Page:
The U.S. Senate on Wednesday passed a $2 trillion coronavirus stimulus package that includes $150 billion to be allocated among states, with up to $2.23 billion of that aid going to Colorado.
The $2.23 billion for the Centennial State is from the Coronavirus Relief Fund, which is part of the Coronavirus Aid, Relief, and Economic Security (CARES) Act. The legislation passed the Senate unanimously on Wednesday night, but still needs approval from the House of Representatives.
"Coloradans and the American people need our help now more than ever and this bill delivers that relief," U.S. Sen. Cory Gardner, R-Colo., said after the bill's passage. "My office and I have been in constant conversation with Governor Polis, Colorado's medical professionals, families, small business owners, and workers across every industry."
Each state's allocation is calculated based on their 2019 populations. Both the Tax Foundation and National Conference of State Legislatures (NCSL) say Colorado should receive up to $2.23 billion.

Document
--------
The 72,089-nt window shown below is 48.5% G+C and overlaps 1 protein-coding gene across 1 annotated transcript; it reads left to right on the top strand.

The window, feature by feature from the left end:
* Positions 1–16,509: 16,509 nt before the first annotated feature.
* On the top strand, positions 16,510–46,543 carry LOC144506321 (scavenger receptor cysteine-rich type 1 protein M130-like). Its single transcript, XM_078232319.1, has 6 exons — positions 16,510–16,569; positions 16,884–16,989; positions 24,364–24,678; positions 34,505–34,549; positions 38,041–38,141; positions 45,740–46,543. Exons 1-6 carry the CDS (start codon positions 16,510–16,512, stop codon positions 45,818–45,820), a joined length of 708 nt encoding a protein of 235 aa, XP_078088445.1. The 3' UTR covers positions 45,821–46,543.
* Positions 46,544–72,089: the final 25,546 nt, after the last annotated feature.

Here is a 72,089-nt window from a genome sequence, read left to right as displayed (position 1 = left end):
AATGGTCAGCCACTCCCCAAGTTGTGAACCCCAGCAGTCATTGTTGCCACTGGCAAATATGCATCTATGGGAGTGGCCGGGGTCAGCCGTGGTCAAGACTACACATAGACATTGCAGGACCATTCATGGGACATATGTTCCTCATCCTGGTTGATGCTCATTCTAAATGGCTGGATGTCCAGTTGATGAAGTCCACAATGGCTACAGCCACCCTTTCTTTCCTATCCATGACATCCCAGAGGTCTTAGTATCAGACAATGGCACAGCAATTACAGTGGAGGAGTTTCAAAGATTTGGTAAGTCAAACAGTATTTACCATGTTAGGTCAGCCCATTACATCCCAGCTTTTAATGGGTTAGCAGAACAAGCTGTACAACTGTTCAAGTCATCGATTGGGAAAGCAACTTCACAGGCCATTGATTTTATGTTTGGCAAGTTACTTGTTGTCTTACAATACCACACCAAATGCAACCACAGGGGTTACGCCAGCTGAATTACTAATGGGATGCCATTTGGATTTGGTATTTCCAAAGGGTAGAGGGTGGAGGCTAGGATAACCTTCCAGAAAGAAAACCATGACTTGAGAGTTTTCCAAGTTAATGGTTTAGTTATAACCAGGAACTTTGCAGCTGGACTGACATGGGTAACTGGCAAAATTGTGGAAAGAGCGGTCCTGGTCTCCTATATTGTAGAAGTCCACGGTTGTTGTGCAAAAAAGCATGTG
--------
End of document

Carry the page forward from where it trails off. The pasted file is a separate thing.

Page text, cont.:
Of that funding, 45 percent - or just over $1 billion of Colorado's allocation - goes to local governments in the state that have populations of 500,000 or more, according to NCSL. Denver is the only city in the state with a population above that threshold.
The remaining 55 percent - or $1.3 billion - goes to Colorado's state government, NCSL says.
The CARES Act also includes $250 billion that would go towards direct payments, so every adult Coloradan making under $75,000 would receive a $1,200 check, and children under age 17 would receive $500 checks.
The stimulus package would also provide $250 billion to expand unemployment insurance benefits, $350 billion for small business loans and $500 billion in loans for other businesses.
The House is slated to vote on the legislation on Friday.
"The longer Congress waits to act, more Americans will suffer. Now that the Senate has approved the CARES Act, the House must do the same," Gardner added. "No excuses, no delays - the American people need relief now."
Unemployment claims in the state jumped by over 17,000 just last week, according to data from the U.S. Department of Labor.